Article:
Waiving the rules… New strategies for integration of unmanned aerial vehicles with naval assets.


New strategies for integration of unmanned aerial vehicles with naval assets, discussed by UMS SKELDAR’s Head of Training and former RAF officer Ewen Stockbridge Sime.

Since the birth on naval warfare the ships with the capability to understand the maritime space have prevailed.  Be that to evade an adversary or to position to attack.  This has led many maritime tacticians to try and expand their Maritime Domain Awareness or MDA.

MDA is not a new concept nor is it complex.  As early as 2005, the US DoD (Department of Defense) released the National Plan To Achieve Maritime Domain Awareness in which it defined the requirement for MDA and their road map for success.  The National Plan was driven by a statement three years before by President Bush, when he said,

“The heart of the Maritime Domain Awareness program is accurate information, intelligence, surveillance, and reconnaissance of all vessels, cargo, and people extending well beyond our traditional maritime boundaries.”


The planners responded by stating that it will be achieved by improving our ability to collect, fuse, analyse, display, and disseminate actionable information and intelligence to operational commanders.

The world has changed since 2005 but the desire for MDA is ever more pressing now more than ever as the ‘blue borders’ (i.e. the maritime domain where oceans cover 71 percent of the Earth’s surface) become the 21st century mission space.  We need to understand migration and we need to be able to respond to humanitarian issues; we need to understand how the rising sea level is affecting littoral areas and we need to address the polluted rivers and how they affect the ocean.  The demand on the maritime space is as high now as ever and as we focus less on land conflicts and more on the maritime space, this trend will continue.


The maritime environment is dominated by the horizon.  Without high ground to occupy all ships have the same horizon therefore all ships have the same range limitations at which to detect and understand.  Driven by this level playing field, ships developed strategies to outmanoeuver their adversary or to outgun them in range or power.  Improved design of ships meant that sensors could be put on high masts, but this only marginally increased the ability to detect at range:  the horizon remained the limiting factor.  Then, with the advent on maritime aviation and the helicopter the ship could now extend the horizon by pushing the sensor higher and further from the fleet.  The result was an explosion of capability and a change in the way ships could manoeuvre and protect themselves.  The risk to capital ships, such as the aircraft carrier, was now managed and they could be put to sea in hostile environments.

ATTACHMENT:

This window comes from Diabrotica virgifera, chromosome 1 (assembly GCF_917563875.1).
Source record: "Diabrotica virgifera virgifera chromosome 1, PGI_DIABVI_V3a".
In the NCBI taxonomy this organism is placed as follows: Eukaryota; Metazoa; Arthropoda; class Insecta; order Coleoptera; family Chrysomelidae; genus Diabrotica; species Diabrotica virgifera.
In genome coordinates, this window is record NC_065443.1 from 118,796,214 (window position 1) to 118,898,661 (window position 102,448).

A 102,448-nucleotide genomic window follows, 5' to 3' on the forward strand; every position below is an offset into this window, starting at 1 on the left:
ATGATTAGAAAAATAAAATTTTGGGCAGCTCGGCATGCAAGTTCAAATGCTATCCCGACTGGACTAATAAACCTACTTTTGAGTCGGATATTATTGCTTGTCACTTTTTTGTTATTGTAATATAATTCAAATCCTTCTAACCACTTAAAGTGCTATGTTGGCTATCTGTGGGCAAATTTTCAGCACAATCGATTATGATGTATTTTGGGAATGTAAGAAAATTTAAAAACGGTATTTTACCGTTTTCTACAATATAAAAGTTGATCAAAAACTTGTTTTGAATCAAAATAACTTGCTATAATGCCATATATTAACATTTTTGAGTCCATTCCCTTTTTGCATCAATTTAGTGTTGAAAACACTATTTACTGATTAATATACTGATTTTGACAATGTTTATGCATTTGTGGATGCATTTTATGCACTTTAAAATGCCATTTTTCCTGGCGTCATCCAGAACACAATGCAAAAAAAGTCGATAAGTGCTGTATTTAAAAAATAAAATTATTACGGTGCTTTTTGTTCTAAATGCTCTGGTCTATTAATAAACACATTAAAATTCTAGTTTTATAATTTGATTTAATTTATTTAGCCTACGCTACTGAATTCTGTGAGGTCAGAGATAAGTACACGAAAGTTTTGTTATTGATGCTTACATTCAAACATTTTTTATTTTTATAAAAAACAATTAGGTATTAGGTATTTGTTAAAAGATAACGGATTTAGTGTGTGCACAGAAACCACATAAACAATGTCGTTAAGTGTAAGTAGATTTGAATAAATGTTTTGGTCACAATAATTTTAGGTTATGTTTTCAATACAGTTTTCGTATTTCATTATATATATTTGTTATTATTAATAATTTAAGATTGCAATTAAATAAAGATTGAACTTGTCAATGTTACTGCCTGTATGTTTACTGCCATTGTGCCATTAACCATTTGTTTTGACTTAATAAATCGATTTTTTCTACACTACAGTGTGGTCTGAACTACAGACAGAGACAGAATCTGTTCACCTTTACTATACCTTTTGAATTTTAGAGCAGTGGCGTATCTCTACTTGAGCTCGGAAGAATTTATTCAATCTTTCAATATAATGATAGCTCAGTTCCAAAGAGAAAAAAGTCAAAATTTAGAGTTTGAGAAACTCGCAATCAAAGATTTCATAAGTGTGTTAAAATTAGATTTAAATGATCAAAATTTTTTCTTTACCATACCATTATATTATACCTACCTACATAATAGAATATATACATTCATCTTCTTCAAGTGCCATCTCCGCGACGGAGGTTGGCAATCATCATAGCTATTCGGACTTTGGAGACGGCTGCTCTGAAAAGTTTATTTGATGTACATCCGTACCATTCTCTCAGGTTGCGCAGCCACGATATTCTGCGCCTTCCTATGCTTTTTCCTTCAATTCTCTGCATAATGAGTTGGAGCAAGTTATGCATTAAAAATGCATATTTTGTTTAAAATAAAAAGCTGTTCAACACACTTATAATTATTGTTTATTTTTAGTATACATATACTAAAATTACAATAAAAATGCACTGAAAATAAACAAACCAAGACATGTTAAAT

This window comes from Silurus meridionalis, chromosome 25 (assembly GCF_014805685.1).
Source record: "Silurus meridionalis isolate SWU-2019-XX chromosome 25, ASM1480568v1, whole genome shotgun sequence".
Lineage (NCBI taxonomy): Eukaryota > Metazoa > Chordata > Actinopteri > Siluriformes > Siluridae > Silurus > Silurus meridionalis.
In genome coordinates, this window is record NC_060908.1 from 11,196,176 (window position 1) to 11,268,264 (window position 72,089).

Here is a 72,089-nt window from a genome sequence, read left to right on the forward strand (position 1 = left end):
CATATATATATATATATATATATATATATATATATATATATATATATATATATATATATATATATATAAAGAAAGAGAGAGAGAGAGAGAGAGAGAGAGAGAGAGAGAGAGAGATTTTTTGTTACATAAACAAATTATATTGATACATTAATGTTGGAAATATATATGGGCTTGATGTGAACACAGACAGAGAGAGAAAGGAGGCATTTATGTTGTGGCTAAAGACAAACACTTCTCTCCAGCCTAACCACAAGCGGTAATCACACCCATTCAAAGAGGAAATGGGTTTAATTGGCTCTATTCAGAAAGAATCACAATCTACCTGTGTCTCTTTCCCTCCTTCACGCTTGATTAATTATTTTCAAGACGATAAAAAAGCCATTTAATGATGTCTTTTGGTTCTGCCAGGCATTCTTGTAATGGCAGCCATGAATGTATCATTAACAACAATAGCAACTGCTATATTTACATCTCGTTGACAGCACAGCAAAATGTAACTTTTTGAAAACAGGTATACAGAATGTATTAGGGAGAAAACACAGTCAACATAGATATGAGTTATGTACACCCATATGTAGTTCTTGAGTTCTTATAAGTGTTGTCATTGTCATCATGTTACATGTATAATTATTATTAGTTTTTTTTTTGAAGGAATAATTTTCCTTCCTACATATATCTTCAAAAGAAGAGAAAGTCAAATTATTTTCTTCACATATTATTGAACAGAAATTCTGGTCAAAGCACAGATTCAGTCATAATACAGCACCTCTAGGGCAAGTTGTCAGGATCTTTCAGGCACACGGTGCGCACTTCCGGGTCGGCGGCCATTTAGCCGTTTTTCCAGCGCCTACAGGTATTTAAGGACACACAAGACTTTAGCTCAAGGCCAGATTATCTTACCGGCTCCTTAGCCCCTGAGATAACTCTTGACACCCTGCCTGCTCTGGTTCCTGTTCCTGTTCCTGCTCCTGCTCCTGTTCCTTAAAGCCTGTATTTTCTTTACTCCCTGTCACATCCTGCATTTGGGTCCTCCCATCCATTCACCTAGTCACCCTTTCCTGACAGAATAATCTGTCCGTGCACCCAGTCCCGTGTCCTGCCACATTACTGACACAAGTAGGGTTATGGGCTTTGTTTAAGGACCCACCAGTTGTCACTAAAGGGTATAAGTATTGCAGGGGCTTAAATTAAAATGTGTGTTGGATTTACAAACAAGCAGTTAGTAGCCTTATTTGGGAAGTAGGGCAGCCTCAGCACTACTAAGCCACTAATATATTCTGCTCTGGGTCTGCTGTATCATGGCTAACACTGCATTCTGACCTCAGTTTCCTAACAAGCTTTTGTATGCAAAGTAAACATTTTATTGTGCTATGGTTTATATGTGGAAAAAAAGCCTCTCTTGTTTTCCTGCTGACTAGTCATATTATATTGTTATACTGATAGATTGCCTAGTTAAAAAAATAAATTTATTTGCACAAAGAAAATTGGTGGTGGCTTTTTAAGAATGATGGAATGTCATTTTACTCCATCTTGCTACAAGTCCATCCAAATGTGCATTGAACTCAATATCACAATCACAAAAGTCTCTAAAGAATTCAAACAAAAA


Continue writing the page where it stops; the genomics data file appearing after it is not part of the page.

However, the revolution in capability did not answer the full question.  Often the fleet did not own the air asset and were therefore reliant on other services or agencies.  If the fleet did own the assets and they were organic to the ships, they were limited to helicopters with their relatively short endurance: the ships could only extend their understanding for short periods of time.

In addition to the military requirement, there has been a growing awareness of the seas and our responsibility to them.  Pollution monitoring is becoming a hot agenda item and we have seen in recent months agencies such as EMSA (European Maritime Safety Agency) have looked to increase the monitoring of pollution in the maritime environment.  We have seen an increase in the interest of shoreline erosion or submersion and the monitoring of low lying countries is becoming critical if we are to predict problems.